On Dec. 31, 2012 Washington hammered out a last-minute agreement for tax deals to avert the looming fiscal cliff.
A collective sigh of relief could be heard by taxpayers even though Congress did not fix spending cuts.
Now as we begin gathering documents for the April 15 tax filing date, there are new tax laws from the fiscal cliff deal that will affect everyone.
One immediate thing that will be noticed is the Internal Revenue Service (IRS), thanks to the last-minute changes, is processing tax returns at a slower rate.
But it doesn't mean you have to delay things.
U.S. President Barack Obama has said that 98% of Americans will not see their income taxes go up – but take a look to be sure, because there is something for everyone in here.
Your Fiscal Cliff Deal Tax Changes for 2013
First, here's some good news from the tax changes:
- Being married isn't a bad thing! Couplesstill have the standard deduction that's twice that of individuals. For the 2012 tax year, this standard deduction increased to $6,100($12,200 for married couples filing jointly), a rise from $5,950 ($11,900 for married couples filing jointly).
- Many middle-class taxpayers will be protected from the alternative minimum tax (AMT)as the income exemption level will now be permanently adjusted for inflation. This means taxes will be less for the 60 million Americans that would have impacted.
- For homeowners who were either granted principal forgiveness or underwent a short sale or foreclosure, they will not have to pay tax on the forgiven debt amount with the deal's one-year extension.
But, here's where you got hit:
- Say goodbye to the two-year payroll tax holiday. It has expired and now employees' net pay is down two percentage points as 6.2% of Social Security will be taken out of paychecks versus 4.2%. There is $113,700 wage ceiling so any wages over that will be exempt.
- A worker with a $41,000 salary – the national average–will have $32 less in a biweekly paycheck, reported CNN.
- High-income earners – $400,000 and higher (individual)/ $450,000 (married filing joint) – will see their tax bracket rise from 35% to 39.6%. But this does not impact 2012 income tax returns.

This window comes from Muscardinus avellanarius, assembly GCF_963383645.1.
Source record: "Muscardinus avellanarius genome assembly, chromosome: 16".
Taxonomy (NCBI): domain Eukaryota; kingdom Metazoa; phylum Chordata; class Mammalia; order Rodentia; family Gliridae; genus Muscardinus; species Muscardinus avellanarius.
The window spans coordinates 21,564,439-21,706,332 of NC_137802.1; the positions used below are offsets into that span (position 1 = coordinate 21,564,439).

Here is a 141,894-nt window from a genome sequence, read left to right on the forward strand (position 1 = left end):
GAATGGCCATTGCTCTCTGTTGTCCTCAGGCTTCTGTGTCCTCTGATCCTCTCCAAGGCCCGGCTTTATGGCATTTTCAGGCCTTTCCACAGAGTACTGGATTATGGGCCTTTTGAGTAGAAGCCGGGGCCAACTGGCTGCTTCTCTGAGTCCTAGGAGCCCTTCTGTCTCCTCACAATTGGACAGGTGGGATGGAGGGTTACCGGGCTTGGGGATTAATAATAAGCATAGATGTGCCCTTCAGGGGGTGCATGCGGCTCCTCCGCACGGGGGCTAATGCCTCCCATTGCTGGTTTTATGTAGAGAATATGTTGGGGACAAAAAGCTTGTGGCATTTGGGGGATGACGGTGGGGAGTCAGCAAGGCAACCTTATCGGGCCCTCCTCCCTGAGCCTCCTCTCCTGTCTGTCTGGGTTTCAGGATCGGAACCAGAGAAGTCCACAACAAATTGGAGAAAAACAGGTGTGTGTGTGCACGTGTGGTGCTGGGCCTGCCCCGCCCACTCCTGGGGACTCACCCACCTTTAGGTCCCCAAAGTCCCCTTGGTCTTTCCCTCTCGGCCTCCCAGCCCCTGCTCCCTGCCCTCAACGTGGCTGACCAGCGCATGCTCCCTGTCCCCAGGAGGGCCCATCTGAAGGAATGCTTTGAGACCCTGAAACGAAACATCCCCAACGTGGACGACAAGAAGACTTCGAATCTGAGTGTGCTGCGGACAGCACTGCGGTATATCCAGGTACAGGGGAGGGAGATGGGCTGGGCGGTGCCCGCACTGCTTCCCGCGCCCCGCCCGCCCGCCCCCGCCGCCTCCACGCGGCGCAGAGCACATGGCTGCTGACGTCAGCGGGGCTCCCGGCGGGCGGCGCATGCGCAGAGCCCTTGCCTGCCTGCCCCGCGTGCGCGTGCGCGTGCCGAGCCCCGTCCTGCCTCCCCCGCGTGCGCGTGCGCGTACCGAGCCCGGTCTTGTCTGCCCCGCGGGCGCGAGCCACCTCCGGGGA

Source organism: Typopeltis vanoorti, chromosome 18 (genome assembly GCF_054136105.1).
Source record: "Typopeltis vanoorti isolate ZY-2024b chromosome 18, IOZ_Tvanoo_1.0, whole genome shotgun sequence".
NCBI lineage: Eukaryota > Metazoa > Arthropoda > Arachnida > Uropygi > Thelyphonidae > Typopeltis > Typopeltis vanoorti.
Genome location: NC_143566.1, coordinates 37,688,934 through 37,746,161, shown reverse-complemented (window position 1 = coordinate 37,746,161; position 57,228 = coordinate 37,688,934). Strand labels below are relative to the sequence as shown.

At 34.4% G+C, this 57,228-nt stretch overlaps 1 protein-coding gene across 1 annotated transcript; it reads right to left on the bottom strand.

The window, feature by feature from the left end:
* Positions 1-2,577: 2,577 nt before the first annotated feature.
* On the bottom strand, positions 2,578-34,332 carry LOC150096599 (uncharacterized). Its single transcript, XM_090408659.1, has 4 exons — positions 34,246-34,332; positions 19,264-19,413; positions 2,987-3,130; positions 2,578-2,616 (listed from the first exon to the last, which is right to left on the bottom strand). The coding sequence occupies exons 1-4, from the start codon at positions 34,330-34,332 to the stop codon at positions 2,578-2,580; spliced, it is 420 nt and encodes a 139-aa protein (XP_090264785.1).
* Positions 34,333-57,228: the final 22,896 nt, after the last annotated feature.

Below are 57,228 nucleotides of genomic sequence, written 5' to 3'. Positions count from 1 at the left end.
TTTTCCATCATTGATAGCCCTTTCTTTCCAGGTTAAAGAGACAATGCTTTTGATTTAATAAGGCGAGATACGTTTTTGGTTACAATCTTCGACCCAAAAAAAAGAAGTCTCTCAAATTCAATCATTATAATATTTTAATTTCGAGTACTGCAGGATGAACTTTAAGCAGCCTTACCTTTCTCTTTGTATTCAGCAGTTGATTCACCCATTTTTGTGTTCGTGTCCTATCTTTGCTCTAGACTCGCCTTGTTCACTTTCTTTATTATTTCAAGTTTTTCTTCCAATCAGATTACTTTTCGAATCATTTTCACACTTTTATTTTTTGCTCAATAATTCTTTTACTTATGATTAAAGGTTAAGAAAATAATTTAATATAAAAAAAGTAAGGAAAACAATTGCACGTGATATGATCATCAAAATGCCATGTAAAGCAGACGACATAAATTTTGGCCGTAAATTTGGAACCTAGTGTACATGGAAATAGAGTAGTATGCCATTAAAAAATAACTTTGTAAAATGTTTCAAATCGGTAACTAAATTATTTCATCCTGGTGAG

- Also, these high earners will now pay a 20% capital gains rate, up from the previous 15% rate and a new 3.8% surcharge from the Affordable Care Act.
- Individual taxpayers making $250,000, the head of the household earning $275,000 and married couples filing jointly and earning $300,000 will now have limits on personal exemptions and itemized deductions.
- For those with $422,500-plus income, they will not qualify for a personal exemption.
- The estate taxes exemption stays at $5.12 million but it will now be calculated with inflation. The top tax rate increased to 40%, up from 35% for those in the highest income bracket.
Fiscal Cliff Deal Didn't Change All Taxes
These got extended:
- State and local sales taxes can be deducted from your filing.
- Teachers can receive a $250 break from school supply expenses.
- Eligible college students can deduct tuition and other education-related expenses from their income.
- Individual Retirement Account holders older than 70.5 can make tax-free distributions for charitable purposes.
- Family tax breaks for lower income families have a five-year extension. This includes the American Opportunity Tax Credit (a partial refundable credit up to $2,500 annually for four years), the Child Tax Credit ($1,000 can be claimed for a child younger than 17 with a partial refund) and the Earned Income Tax Credit (working Americans with either low- or moderate-incomes can receive a credit).
- Mortgage insurance premiums can be deducted as mortgage interest.
Related Articles and News:
- Money Morning:
Taxmaggedon 2013: These Changes Mean Less Take Home Pay For Everyone
- Money Morning:
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- Fox Business News:
Tax Law Changes You Need to Know for 2013
Your taxes under the fiscal cliff deal